- Fast fashion retailer Uniqlo has remained in business in Russia despite pressure to close its 49 stores in the country.
- Tadashi Yanai, founder and president of Fast Retailing Co., the parent company of Uniqlo, said clothing is a necessity of life and Russians have the same right to live as others.
- Sergiy Korsunsky, Ukraine’s ambassador to Japan, accused Uniqlo of valuing the Russians’ need for clothes over Ukrainians’ needs to live.
- Uniqlo competitors H&M and Zara both pulled out of Russia last week.
- Korunsky said exiting Russia is not a loss but an investment, since Moscow will eventually be forced to become “a normal member of nations.”
Ukraine’s Ambassador to Japan Sergiy Korsunsky has vocally opposed Uniqlo’s decision to continue its operations in Russia, accusing the brand of valuing Russians’ need for clothes over Ukrainians’ needs to live.
Earlier this week, Fast Retailing Co., Uniqlo’s parent company, defended its decision to keep Russian stores open as other global companies moved to suspend their businesses. Among those that joined the exodus were Uniqlo fast fashion competitors Zara and H&M.
In a statement, Fast Retailing founder and President Tadashi Yanai — who is also Japan’s richest person — said that while there should never be any war, clothing remains a necessity of life. Russian people, he said, have the same right to live as others.
“There should never be war. Every country should oppose it. This time all of Europe clearly opposes the war and has shown its support for Ukraine. Any attempt to divide the world will, on the contrary, strengthen unity,” Yanai told Nikkei Asia.
“Clothing is a necessity of life. The people of Russia have the same right to live as we do.”
Uniqlo has 49 stores in Russia. A spokesperson said they will continue to “monitor the situation,” but there are “no plans as of now to suspend our operations.”
H&M paused all sales in Russia on March 2, while Zara, through parent company Inditex, followed suit on March 5. McDonald’s, Coca-Cola, PepsiCo, Starbucks and General Electric all announced the suspension of their businesses on Tuesday.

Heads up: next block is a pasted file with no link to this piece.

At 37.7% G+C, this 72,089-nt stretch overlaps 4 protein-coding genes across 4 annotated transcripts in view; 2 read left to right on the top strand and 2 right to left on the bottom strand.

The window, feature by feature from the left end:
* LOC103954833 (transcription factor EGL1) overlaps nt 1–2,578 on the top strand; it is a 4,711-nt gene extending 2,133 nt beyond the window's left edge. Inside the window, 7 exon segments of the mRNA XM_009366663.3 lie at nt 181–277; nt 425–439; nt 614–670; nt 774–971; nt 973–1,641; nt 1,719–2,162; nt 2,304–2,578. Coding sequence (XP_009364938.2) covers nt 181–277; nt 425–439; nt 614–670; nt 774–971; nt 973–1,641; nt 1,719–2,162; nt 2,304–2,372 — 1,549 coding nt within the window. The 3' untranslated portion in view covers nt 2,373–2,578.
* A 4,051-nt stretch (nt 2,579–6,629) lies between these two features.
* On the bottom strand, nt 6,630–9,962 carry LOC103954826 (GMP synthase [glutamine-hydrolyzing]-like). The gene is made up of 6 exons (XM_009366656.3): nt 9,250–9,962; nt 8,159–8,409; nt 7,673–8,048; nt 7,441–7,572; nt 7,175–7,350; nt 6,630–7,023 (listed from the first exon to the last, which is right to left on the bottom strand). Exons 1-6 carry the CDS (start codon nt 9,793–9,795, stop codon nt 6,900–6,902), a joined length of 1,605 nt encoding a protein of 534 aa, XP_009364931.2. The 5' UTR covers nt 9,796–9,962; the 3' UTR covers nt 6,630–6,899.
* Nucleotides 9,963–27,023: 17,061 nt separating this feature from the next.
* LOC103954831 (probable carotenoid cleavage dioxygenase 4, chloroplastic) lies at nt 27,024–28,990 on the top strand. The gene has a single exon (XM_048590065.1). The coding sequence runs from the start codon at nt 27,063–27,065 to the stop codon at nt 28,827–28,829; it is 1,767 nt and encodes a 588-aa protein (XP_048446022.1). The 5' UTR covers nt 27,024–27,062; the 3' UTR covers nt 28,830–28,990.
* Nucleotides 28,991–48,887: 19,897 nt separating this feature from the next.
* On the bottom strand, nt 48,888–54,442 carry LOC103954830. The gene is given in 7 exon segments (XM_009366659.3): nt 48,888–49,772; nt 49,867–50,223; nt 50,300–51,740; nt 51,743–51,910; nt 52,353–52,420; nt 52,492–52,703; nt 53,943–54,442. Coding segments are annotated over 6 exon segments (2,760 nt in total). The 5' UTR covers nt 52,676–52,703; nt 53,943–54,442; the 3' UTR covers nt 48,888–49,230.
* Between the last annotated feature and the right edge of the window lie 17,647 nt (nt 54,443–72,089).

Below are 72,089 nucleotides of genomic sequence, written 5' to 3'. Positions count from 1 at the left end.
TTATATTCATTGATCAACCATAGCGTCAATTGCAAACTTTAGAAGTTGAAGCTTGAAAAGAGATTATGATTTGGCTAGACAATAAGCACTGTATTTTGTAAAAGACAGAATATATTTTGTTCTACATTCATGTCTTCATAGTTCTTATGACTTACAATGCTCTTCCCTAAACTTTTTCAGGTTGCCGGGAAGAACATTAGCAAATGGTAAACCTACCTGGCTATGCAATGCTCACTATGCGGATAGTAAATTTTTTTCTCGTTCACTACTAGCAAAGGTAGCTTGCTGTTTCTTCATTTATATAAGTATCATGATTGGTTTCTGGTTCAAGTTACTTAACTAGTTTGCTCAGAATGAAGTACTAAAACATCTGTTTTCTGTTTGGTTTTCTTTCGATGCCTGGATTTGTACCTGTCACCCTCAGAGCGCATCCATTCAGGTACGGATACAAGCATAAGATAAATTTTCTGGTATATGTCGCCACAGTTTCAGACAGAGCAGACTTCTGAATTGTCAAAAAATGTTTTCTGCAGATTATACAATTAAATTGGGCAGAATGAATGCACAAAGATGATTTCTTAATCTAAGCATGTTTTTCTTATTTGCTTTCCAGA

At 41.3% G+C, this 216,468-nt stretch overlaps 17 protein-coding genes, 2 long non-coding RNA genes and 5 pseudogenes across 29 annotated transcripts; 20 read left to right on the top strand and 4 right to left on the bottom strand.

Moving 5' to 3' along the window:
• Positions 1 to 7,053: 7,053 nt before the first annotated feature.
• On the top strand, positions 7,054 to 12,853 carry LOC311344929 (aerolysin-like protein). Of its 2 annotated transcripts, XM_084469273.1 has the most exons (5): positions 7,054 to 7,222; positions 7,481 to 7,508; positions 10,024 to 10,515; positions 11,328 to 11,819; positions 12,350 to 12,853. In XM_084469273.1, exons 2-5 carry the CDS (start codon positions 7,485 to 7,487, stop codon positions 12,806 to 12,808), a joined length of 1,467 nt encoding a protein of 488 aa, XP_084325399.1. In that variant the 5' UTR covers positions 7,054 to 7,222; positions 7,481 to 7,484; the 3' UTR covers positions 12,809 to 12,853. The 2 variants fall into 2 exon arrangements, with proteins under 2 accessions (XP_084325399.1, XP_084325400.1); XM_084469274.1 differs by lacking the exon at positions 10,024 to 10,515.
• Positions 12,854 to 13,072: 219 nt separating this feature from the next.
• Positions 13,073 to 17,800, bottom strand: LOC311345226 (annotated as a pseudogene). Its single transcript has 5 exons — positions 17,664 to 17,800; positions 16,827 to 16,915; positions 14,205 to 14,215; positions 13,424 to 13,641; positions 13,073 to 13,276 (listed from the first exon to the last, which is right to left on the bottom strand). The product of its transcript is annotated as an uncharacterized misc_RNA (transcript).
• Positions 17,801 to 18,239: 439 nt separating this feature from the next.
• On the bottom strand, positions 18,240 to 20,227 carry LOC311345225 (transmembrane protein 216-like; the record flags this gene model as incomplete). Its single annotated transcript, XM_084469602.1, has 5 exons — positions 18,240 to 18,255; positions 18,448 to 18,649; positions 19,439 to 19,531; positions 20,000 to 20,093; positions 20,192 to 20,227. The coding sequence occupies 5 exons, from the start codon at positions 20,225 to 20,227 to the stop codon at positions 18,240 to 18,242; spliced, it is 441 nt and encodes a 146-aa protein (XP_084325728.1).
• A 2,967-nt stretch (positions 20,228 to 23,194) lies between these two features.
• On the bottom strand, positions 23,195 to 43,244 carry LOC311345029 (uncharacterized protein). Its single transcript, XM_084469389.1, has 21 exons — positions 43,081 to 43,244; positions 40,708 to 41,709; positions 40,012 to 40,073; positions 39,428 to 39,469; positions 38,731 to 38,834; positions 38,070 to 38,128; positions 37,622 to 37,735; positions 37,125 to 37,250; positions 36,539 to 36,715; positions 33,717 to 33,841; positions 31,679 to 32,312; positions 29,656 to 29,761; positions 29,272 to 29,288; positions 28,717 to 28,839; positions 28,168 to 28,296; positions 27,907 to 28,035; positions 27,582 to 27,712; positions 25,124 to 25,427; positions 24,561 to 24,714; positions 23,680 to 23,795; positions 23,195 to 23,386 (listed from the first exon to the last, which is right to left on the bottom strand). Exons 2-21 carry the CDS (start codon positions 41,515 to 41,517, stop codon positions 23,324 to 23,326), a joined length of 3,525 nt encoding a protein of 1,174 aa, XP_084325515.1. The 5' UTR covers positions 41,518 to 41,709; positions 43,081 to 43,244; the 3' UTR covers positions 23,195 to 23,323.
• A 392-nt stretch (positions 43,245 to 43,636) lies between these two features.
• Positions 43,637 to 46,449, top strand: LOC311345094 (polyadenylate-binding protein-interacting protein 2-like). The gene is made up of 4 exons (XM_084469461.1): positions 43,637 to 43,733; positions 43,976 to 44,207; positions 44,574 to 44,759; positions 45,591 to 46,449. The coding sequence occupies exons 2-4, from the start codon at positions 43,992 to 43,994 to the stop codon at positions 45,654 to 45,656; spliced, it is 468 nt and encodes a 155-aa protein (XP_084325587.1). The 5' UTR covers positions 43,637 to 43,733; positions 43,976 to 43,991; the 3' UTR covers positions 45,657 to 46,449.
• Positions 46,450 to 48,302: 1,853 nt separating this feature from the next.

On Monday, the Kremlin issued a list of “unfriendly” countries and territories that have taken “unfriendly actions against Russia, Russian companies and Russian citizens.” They include Ukraine, European Union countries, the U.S., the U.K. (including Jersey, Anguilla, the British Virgin Islands and Gibraltar), Australia, Canada, New Zealand, Albania, Andorra, Iceland, Japan, Liechtenstein, Micronesia, Monaco, Montenegro, North Macedonia, Norway, San Marino, Singapore, South Korea, Switzerland and Taiwan.
Shortly after the release of Yanai’s statement, Ukrainian Ambassador to Japan Sergiy Korunsky took to Twitter on March 7 to criticize the company’s decision.
“By [the] decision of the #RuSSia government [Japan] is included in the list of non-friendly countries with the rest of the democratic world,” he wrote. “And UNIQLO has decided that [the] basic need of #Russian to have pants and T-shirts are more important than the basic needs of [Ukrainians] to live. What a shame!”
By decision of the #RuSSia government :jp: is included into the list of non-friendly countries with the rest of the democratic world. And UNIQLO has decided that basic need of #Russian to have pants and T-shirts are more important that basic needs of :flag-ua: to live. What a shame!
— セルギー・コルスンスキー駐日ウクライナ特命全権大使 (@KorsunskySergiy) March 7, 2022
In a subsequent interview with Bloomberg, Korunsky went on to explain why exiting Russia is more helpful than harmful in the long run. He said “the more companies that withdraw from Russia, the better.”
“Cutting business from Russia is not a loss, it’s an investment,” said Korsunsky. “If you prove some sacrifice of profit for a period of time, you encourage Russia to become a normal member of nations and you’ll get much more profit in the future.”
Uniqlo’s stance has drawn mixed reactions from Twitter users. Some pointed out that the company donated 1.15 billion yen ($10 million) to the United Nations High Commissioner for Refugees (UNHCR) to support Ukrainian refugees, while others simply called for a boycott.